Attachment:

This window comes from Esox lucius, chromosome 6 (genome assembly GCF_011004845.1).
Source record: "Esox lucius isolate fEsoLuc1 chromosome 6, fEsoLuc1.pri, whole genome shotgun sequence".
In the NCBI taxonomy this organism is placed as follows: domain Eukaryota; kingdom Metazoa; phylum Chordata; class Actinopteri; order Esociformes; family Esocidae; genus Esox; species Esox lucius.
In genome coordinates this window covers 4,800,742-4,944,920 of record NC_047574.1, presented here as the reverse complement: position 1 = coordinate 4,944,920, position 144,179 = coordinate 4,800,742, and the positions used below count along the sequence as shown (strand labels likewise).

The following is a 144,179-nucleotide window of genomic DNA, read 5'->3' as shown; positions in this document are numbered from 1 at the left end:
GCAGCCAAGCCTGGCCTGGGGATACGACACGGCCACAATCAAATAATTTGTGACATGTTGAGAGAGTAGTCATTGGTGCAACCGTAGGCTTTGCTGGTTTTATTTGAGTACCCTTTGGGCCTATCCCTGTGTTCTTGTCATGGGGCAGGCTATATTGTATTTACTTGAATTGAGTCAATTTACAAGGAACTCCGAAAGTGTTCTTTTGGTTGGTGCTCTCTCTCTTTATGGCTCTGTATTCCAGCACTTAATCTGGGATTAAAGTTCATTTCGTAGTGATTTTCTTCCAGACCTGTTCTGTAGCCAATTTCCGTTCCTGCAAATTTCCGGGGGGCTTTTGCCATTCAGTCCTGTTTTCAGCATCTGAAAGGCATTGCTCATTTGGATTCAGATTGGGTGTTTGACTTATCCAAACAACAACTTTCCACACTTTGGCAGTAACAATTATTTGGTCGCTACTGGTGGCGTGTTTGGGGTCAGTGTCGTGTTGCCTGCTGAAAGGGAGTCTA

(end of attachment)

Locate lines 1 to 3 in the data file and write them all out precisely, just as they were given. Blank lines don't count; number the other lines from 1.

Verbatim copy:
This window comes from Esox lucius, chromosome 6 (genome assembly GCF_011004845.1).
Source record: "Esox lucius isolate fEsoLuc1 chromosome 6, fEsoLuc1.pri, whole genome shotgun sequence".
In the NCBI taxonomy this organism is placed as follows: domain Eukaryota; kingdom Metazoa; phylum Chordata; class Actinopteri; order Esociformes; family Esocidae; genus Esox; species Esox lucius.